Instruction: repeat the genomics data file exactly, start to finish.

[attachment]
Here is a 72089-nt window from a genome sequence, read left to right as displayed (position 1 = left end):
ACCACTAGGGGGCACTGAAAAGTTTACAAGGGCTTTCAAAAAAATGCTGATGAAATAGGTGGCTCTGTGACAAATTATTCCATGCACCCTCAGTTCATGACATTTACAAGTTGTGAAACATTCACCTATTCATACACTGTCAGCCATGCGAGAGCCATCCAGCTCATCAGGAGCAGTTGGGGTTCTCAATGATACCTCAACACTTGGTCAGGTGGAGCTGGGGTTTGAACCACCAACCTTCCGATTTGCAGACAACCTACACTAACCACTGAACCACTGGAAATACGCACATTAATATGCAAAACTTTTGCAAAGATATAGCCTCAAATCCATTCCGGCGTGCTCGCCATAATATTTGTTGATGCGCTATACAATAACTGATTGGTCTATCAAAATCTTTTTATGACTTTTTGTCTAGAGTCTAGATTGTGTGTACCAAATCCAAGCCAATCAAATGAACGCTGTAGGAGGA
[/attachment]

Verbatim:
Here is a 72089-nt window from a genome sequence, read left to right as displayed (position 1 = left end):
ACCACTAGGGGGCACTGAAAAGTTTACAAGGGCTTTCAAAAAAATGCTGATGAAATAGGTGGCTCTGTGACAAATTATTCCATGCACCCTCAGTTCATGACATTTACAAGTTGTGAAACATTCACCTATTCATACACTGTCAGCCATGCGAGAGCCATCCAGCTCATCAGGAGCAGTTGGGGTTCTCAATGATACCTCAACACTTGGTCAGGTGGAGCTGGGGTTTGAACCACCAACCTTCCGATTTGCAGACAACCTACACTAACCACTGAACCACTGGAAATACGCACATTAATATGCAAAACTTTTGCAAAGATATAGCCTCAAATCCATTCCGGCGTGCTCGCCATAATATTTGTTGATGCGCTATACAATAACTGATTGGTCTATCAAAATCTTTTTATGACTTTTTGTCTAGAGTCTAGATTGTGTGTACCAAATCCAAGCCAATCAAATGAACGCTGTAGGAGGA